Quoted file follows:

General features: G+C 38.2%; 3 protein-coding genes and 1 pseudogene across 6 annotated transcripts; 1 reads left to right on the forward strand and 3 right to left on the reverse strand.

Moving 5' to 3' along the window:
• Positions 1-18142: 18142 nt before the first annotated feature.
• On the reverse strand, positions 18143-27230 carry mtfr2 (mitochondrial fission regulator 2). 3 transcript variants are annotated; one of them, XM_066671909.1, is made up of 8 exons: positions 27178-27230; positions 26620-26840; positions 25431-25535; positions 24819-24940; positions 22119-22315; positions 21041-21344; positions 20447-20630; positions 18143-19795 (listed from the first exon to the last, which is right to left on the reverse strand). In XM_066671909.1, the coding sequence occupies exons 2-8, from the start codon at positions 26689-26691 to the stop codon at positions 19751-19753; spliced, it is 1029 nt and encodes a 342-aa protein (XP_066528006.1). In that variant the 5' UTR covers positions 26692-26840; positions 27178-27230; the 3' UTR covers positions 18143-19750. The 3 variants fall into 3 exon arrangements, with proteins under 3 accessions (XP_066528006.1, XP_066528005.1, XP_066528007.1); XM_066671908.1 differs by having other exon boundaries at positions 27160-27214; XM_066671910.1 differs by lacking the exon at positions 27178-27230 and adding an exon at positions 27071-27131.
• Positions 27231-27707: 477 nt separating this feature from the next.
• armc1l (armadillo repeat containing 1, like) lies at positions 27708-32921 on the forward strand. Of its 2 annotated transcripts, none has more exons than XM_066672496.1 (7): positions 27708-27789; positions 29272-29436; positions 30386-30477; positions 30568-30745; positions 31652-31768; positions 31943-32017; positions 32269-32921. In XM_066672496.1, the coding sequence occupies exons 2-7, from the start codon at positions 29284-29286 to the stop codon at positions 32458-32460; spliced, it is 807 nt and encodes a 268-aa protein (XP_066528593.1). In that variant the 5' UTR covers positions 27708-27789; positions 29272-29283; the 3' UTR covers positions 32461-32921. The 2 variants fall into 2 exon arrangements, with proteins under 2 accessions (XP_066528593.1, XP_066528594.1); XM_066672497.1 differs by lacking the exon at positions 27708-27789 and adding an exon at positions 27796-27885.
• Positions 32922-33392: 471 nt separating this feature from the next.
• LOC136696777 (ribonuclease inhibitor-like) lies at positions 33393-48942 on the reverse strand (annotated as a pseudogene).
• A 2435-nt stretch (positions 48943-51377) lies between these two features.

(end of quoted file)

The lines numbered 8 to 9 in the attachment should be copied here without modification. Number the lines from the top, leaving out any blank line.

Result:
• LOC136696777 (ribonuclease inhibitor-like) lies at positions 33393-48942 on the reverse strand (annotated as a pseudogene).
• A 2435-nt stretch (positions 48943-51377) lies between these two features.